startup support

Exclusive: Houston software development co. and venture fund launches startup studio concept

Golden Section Studios will support early-stage B2B software companies as they grow and scale. Photo via Getty Images

The team behind Houston-based Golden Section Technology and Golden Section Ventures is introducing a new concept called Golden Section Studios to focus on advancing and supporting early-stage software companies.

"The Studios is a holistic ecosystem that aims to be a growth partner of early-stage companies in order to help them build their company strategically and efficiently, build out operational procedures, and help them find mentors and advisors," Studios Director Kristen Phillips tells InnovationMap.

The new concept, which launches officially today, June 8, will work off of the lessons learned by GST over the years to guide pre-seed and seed-stage B2B software companies as they scale. GSV, an early-stage fund launched in 2019 that now has over $20 million under management with eight current portfolio companies, will also contribute up to $500,000 in rounds less than $1 million.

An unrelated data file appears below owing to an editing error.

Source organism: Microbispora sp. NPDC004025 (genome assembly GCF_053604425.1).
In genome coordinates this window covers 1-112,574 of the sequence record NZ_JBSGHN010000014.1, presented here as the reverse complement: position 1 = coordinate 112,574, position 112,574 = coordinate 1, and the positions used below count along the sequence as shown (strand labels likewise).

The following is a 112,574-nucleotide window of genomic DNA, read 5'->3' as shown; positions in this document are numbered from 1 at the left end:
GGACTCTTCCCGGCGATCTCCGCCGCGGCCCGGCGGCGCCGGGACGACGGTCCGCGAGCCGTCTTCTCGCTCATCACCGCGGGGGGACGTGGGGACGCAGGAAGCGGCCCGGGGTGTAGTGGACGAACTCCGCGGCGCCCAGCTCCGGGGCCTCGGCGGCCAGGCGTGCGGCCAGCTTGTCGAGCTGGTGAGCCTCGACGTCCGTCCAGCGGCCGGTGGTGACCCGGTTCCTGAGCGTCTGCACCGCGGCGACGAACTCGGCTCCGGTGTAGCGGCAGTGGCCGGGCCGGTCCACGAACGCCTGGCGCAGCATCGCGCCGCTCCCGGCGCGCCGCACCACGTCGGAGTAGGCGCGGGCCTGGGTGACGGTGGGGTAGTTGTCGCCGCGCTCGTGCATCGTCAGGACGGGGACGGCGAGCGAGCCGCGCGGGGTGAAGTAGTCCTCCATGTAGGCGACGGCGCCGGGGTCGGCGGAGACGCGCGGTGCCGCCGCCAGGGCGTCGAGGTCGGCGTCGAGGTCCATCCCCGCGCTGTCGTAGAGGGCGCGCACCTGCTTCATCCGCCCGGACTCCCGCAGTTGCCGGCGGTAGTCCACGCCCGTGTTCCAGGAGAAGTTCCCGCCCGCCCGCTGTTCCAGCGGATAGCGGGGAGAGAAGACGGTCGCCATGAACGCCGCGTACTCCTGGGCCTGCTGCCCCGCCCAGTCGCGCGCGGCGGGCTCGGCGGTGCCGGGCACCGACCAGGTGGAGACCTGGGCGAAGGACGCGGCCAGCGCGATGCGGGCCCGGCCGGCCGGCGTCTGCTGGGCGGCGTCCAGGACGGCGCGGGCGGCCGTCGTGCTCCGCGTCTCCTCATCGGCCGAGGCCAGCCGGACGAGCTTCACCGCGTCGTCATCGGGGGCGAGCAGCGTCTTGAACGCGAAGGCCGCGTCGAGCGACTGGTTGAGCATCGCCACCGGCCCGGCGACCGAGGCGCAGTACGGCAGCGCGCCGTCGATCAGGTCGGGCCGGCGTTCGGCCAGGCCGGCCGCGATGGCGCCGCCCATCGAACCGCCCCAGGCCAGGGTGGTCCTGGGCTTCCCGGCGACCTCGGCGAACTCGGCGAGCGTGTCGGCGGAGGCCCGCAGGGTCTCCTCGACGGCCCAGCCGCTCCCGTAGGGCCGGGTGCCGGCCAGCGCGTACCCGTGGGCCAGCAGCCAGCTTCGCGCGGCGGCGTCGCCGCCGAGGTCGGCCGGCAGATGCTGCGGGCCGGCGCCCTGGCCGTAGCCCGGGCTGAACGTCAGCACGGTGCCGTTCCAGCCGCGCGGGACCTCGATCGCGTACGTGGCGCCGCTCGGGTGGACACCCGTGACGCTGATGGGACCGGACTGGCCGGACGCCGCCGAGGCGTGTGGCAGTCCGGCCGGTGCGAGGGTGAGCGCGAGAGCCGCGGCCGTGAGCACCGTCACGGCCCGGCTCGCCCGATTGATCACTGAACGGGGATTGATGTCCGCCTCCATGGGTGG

"At Golden Section, we are good at learning from our mistakes and the list is 121 and counting," says Dougal Cameron, co-founder, Golden Section, in a press release. "These mistakes are core to our value add and enable us to transport founders through decades of experience. They come from our own experience as founders and of selling more than $350M in B2B software and partnering with more than 400 software founders at all stages. The result is less risk and less capital consumed, and a better outcome for founders, customers, employees, and investors."

Phillips explains the concept of GSS is something new and different from what accelerators and incubators do, but also goes beyond just an investment.

"We wanted to be different from what's out there in the Houston ecosystem. We wanted to be more value adding," says Phillips.

GSS's first startup in residence is Austin-based Swoovy, a volunteer matching platform that connects nonprofits, companies, and volunteers. Swoovy is launching in the Studios on June 14 and will be focused on the buildout of their enterprise level software.